Merrionette Park bankruptcy attorney explains that some property may be taken in a bankruptcy case. Particularly, property can be taken by a Chapter 7 bankruptcy trustee if the trustee exceeds the exemption amount and if it’s reasonable to expect that after administration of that asset, there would be something available for creditors. Now, a Chapter 7 trustee must go into court and get approval of the bankruptcy judge before he or she can administer an asset. The debtor and/or the bankruptcy lawyer would have an opportunity to object to that administration of the asset at that time, however you don’t want to get into a situation where you are arguing in front of the judge as to whether or not a particular piece of property can be taken or not. You want to make sure that when you filed bankruptcy, that your property is protected.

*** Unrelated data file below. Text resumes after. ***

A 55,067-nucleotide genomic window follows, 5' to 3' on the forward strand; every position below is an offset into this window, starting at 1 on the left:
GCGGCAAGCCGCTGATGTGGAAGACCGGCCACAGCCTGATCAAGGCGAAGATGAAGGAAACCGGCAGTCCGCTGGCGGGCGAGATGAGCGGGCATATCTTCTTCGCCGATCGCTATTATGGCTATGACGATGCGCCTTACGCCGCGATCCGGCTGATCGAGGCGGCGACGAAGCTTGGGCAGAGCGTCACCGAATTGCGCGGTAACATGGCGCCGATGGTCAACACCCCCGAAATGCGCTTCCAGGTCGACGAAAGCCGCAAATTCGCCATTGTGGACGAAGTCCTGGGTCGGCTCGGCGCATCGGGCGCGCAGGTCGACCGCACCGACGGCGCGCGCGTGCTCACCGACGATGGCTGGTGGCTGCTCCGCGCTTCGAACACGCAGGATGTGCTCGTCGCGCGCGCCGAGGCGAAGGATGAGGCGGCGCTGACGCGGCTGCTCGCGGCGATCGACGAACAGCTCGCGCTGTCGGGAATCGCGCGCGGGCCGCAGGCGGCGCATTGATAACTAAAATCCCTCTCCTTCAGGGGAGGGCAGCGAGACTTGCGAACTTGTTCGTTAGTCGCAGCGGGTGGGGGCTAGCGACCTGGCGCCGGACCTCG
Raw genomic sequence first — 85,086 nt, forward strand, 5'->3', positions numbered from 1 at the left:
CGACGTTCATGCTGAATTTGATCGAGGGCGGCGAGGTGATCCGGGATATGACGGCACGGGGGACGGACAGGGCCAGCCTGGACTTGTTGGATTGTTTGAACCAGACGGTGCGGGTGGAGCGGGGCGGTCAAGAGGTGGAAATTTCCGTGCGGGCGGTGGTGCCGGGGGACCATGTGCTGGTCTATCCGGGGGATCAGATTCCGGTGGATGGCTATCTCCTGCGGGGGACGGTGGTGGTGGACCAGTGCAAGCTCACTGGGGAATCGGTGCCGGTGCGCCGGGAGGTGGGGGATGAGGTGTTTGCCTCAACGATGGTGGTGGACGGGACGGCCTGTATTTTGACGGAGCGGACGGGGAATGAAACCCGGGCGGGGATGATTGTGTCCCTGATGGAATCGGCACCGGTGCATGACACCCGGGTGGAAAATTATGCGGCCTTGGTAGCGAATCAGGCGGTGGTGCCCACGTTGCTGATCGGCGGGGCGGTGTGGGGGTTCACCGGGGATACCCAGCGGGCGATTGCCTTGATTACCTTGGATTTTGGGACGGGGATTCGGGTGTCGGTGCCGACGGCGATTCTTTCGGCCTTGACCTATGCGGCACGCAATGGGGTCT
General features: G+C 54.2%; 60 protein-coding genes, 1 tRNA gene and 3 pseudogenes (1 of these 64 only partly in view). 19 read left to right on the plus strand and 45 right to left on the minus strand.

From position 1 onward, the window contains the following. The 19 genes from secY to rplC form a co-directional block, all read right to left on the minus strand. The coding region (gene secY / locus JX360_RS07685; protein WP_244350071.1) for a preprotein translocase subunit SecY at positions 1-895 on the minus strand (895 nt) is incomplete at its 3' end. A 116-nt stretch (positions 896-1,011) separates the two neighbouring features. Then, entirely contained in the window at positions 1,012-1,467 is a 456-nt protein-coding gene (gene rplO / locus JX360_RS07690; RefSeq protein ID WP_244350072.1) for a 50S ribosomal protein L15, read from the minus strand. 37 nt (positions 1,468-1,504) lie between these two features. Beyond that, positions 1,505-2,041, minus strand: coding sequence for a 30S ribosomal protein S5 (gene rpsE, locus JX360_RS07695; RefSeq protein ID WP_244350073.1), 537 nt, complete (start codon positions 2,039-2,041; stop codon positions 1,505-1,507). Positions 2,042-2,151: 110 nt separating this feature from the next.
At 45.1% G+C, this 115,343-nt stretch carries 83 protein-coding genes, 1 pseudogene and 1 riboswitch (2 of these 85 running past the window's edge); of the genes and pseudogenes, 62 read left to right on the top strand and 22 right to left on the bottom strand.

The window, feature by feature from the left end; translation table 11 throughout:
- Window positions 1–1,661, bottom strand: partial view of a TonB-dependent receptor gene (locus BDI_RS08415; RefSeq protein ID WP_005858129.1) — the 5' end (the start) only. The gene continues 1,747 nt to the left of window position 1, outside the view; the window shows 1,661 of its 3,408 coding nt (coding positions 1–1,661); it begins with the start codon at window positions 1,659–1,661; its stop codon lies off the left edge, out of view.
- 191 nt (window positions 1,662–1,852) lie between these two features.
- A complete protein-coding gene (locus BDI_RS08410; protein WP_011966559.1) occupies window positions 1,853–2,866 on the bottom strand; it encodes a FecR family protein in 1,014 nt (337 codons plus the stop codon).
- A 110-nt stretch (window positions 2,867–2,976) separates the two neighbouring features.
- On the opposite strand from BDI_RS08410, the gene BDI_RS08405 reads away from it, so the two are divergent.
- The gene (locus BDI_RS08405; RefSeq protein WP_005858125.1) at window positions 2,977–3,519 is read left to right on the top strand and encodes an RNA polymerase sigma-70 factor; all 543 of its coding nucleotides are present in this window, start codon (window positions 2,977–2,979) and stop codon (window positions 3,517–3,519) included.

Now, there’s no way 100% to protect against a trustee trying to seek an interest in the property, however, you can make reasonably sure that the value of the property is such that the trustee will back down and not try to administer the asset once the actual value is determined by the trustee. If you have an asset that is definitely going to be taken by a trustee, you want to sign an Asset Acknowledgment form with your Chicago bankruptcy lawyer indicating that you are aware that there is an asset that is going to be taken and administered for the benefit of creditors in exchange for you getting a fresh start. Let me give you an example of such a case. I had a client who had a cigarette boat that was worth approximately $17,000. That individual did not have the ability to sell the boat or could not find a buyer for the boat prior to filing and was not using the boat. That individual debtor was willing to surrender that asset even though it had a value of $17,000 that I could not protect in exchange for getting a fresh start. And that’s exactly what happened. The individual debtor gave up his interest in the boat. The trustee took it and sold it and paid creditors a pro rata share. But the debtor walked away from thousands, maybe hundreds of thousands of dollars worth of debt in exchange for the fresh start. That is what is known as the Chapter 7 liquidation case when you file bankruptcy.